- Tongue In Cheek $0.99 on iTunes
- Seven Directions $0.99 on iTunes
- Summer Wheels $0.99 on iTunes
- Double Sided Woman $0.99 on iTunes
- Sunglasses $0.99 on iTunes
- Deviants Within $0.99 on iTunes
- Bomb Wombs $0.99 on iTunes
- Ooh I Got Got $0.99 on iTunes
- Stranger In My House $0.99 on iTunes
- Pile of Bones $0.99 on iTunes
Personnel: Tim Cohen (vocals, guitar, keyboards, marimba, drums, percussion); Heidi Alexander, Grace Cooper (vocals); Wymond Miles (guitar, keyboards); Shayde Sartin (guitar).
Photographers: Mark Kaiser; Harry Waine.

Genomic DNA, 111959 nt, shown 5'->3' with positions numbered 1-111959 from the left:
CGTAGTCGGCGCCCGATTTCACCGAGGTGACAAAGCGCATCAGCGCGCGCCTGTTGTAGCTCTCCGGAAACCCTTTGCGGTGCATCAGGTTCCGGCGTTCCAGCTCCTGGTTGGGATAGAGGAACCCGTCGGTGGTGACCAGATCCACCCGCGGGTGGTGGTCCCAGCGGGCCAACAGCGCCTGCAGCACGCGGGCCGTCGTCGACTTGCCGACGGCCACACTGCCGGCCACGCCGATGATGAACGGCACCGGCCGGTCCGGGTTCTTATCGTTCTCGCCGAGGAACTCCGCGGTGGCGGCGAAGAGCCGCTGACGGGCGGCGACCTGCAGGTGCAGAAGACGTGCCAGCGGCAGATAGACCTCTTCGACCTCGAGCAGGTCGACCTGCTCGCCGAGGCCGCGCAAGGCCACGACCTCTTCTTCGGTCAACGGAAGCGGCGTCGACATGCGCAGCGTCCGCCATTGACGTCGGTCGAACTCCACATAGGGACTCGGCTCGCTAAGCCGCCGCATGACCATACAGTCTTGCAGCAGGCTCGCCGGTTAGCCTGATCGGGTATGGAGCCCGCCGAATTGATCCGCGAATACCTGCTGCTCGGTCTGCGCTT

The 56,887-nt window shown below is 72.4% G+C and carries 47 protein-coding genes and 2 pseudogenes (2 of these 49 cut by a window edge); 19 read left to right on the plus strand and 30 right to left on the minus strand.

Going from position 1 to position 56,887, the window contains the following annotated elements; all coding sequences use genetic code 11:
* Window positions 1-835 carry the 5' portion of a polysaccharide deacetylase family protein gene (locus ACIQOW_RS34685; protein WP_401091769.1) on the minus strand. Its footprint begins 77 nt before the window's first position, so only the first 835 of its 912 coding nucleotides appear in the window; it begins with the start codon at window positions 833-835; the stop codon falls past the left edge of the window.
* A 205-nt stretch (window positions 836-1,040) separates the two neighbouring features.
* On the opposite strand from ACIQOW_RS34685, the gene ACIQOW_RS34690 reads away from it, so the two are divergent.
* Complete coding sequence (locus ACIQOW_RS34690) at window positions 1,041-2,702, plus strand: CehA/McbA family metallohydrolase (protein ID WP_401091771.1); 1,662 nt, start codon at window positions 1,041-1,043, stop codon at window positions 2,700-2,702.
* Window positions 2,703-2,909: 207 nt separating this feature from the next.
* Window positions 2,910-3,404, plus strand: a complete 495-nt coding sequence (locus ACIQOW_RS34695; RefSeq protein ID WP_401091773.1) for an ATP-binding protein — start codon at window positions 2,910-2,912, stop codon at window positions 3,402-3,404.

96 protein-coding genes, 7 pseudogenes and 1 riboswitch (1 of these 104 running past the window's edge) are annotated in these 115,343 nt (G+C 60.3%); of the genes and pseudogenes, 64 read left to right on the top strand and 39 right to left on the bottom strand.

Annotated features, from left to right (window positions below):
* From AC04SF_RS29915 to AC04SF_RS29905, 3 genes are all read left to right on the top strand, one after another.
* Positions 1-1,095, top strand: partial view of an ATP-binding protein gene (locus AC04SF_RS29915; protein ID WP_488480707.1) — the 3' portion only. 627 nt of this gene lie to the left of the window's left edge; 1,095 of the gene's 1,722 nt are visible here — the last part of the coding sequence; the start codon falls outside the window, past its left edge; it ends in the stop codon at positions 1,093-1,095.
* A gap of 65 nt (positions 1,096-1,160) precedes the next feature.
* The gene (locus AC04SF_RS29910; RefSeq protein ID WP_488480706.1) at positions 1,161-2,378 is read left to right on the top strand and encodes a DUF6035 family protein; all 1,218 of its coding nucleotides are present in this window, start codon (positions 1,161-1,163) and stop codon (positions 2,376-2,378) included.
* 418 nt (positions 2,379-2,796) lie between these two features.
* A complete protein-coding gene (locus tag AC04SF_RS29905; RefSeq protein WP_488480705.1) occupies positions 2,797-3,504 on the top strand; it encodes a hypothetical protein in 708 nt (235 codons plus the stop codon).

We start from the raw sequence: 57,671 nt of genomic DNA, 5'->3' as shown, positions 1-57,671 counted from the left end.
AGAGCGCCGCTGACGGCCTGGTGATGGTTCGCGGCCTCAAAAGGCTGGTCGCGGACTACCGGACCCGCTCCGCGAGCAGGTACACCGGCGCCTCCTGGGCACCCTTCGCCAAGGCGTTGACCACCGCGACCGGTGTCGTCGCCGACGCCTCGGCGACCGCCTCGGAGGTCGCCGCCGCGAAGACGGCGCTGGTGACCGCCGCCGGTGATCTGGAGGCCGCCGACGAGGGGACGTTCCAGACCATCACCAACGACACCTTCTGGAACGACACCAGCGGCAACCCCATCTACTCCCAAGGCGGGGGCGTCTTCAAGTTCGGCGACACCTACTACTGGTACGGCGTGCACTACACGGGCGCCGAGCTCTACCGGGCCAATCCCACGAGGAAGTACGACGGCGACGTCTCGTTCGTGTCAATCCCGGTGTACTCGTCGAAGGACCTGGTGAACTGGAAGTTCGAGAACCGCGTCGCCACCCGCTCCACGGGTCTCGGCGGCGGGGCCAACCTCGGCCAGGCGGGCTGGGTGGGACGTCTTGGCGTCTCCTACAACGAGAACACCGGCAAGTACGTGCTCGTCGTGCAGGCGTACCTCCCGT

The Fresh & Onlys' Early Years Anthology gathers up stray tracks recorded before and around the time of their first album for Castle Face, which was released in 2008. One listen to the collection and it's easy to be dumbfounded that none of them actually made it on the album or anywhere else. It speaks to the creative spark of the trio (Tim Cohen, Wymond Miles, and Shayde Sartin) that they had enough songs for a really strong debut album and an entire collection of outcasts as vital and alive as this. Apparently in their earliest days they cranked out more top-notch gunky, hooky, clammy garage rockers and psych blowouts than most bands do in an entire career. And even with putting these 12 songs on the shelf, they had enough cooking to release the excellent Grey-Eyed Girls LP the very next year. They were definitely operating with a high level of energy and knew exactly what they were doing. Any song on this comp would have been fit to release; some of them are a little experimental and show avenues the band didn't travel down much further, like the oddball ballad "Double Sided Woman" or the dark and slightly gothy "Deviants Within," but the majority are the kind of guitar-heavy, slightly queasy tracks that sound like they were just excavated from a shallow grave. Songs as strong as "Sunglasses" and the Motown-bouncy "Tongue in My Cheek" didn't deserve to be buried at all; they really should have been on singles at the very least. That's just picking two at random; the rest of the album doesn't feature a single weak track. While it was kind of a bummer that these great songs were left behind at the time, it's just as nice that they were finally brought to light, giving fans of the band, and of weirdo garage rock in general, a chance to enjoy them at last. ~ Tim Sendra